Thousands of others from Syria, Libya, Iraq, Afghanistan – and other African countries – making the same journey have perished in the same way.

Who is responsible?
Mainly the government of the United States and its western allies, including Canada.

How so?
For unleashing war, directly or indirectly, in Afghanistan, Libya, Iraq and Syria, causing indescribable damage to human life, government and social infrastructure, agriculture, houses, hospitals and schools, employment in town and countryside – not in the interests of democracy or protecting human rights, but to gain back full control of the area for its oil and natural resources, a market for their goods and services, and for its strategic value.

The Saudi and the Gulf monarchies, long hating the republican, secular and non-capitalist oriented governments of Libya, Iraq and Syria, have assisted in this destruction by, among other things, financing and arming fundamentalist terrorist groups in these countries.

A popular international tribunal should be set up to see if Western and Arab leaders who have caused this death and destruction are guilty of violating international law and of crimes against humanity.

More generally, while poverty has been the lot of the masses in Africa and much of Asia for long, it has become exacerbated in recent decades due to increased globalization on terms greatly favourable to the west.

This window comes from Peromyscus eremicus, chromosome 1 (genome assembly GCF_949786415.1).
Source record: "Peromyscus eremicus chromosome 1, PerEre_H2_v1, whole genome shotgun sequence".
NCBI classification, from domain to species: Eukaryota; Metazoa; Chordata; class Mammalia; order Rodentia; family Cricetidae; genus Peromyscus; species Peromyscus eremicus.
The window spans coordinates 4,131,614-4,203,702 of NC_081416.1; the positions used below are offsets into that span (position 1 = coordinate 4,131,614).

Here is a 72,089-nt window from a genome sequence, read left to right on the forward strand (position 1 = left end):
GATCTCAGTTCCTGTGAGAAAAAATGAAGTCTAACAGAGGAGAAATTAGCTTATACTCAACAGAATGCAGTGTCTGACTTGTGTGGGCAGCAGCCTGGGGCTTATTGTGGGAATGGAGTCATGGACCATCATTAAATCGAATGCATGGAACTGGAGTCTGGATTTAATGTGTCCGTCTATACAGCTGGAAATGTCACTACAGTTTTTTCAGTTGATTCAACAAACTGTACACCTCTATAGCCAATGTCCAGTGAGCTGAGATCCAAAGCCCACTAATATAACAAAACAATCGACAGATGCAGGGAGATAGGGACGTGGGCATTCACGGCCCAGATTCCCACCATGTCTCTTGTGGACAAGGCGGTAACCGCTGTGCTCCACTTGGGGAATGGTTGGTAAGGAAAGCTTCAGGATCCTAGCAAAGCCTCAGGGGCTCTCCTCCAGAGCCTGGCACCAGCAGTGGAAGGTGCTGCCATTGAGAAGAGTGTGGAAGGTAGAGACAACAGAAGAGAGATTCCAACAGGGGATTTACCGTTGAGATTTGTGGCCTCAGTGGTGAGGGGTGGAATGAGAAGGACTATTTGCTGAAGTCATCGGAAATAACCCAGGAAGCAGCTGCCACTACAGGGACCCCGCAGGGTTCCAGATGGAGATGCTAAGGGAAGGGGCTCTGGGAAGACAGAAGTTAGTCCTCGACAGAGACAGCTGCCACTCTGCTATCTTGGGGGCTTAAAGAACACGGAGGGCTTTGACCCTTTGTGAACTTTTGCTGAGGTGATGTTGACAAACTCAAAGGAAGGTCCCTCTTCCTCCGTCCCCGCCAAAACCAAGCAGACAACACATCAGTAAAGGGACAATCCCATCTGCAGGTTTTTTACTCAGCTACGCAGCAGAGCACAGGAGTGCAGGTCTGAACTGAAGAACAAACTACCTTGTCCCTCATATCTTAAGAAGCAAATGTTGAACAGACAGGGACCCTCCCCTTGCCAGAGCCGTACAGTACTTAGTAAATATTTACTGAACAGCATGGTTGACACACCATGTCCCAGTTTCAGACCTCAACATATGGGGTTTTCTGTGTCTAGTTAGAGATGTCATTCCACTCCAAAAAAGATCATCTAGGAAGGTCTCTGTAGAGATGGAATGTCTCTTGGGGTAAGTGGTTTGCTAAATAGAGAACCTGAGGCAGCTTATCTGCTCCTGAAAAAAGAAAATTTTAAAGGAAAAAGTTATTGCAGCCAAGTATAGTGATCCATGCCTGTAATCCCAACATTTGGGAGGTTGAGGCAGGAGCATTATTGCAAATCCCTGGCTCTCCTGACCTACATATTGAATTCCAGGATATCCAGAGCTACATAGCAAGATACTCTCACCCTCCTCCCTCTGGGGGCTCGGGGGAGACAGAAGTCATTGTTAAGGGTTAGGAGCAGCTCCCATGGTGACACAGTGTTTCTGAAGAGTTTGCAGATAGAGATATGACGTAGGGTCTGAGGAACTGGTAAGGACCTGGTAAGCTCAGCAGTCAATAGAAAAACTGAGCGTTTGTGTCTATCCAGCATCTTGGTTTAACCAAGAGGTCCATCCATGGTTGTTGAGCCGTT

The absence of genuinely democratic governments in large parts of Asia and Africa has compounded the problem.

The wars, increased exploitation by western corporations, corrupt governments, fundamentalist violence, have made the lives of hundreds of millions wretched beyond measure. Hundreds of millions suffer from joblessness, hunger, homelessness; tens of millions are refugees or seek a better life in the west. While refugees seeking asylum in the west must be treated humanely and given asylum, it is the reasons for their mass exodus that must be addressed.

The Canadian Prime Minister Stephen Harper, while professing great pain at seeing the picture of the dead child, is calling for more war in the region – the chief cause of the tragedy. All outside interference in Syria must stop forthwith and the Syrian government and opposition allowed to settle their differences themselves by negotiations.

The struggle against ISIS must be conducted in cooperation with the governments of Syria, Iraq and Libya.

Two other steps can be taken relatively speedily to provide relief to the people of the less developed world. World expenditure on armaments was over $1.5 trillion dollars in 2014 – a stupendous amount, which should be halved quickly, and the funds thus saved spent on social needs and development.

Total foreign aid from the richer to the poorer countries is a little short of $150 billion. It should be doubled – without any strings, at zero or nominal interest rates and for genuinely developmental projects – by increasing the taxes on multinationals and large corporations that, as is commonly known, pay hardly any or none at all.

Ending the unfair and unequal relations between the ‘north’ and the ‘south’, for fair trade that benefits all parties must be struggled for.

Last, but very importantly, genuinely democratic government representing the interests of the people, not the 1%, are urgently needed in the south as well as in the north!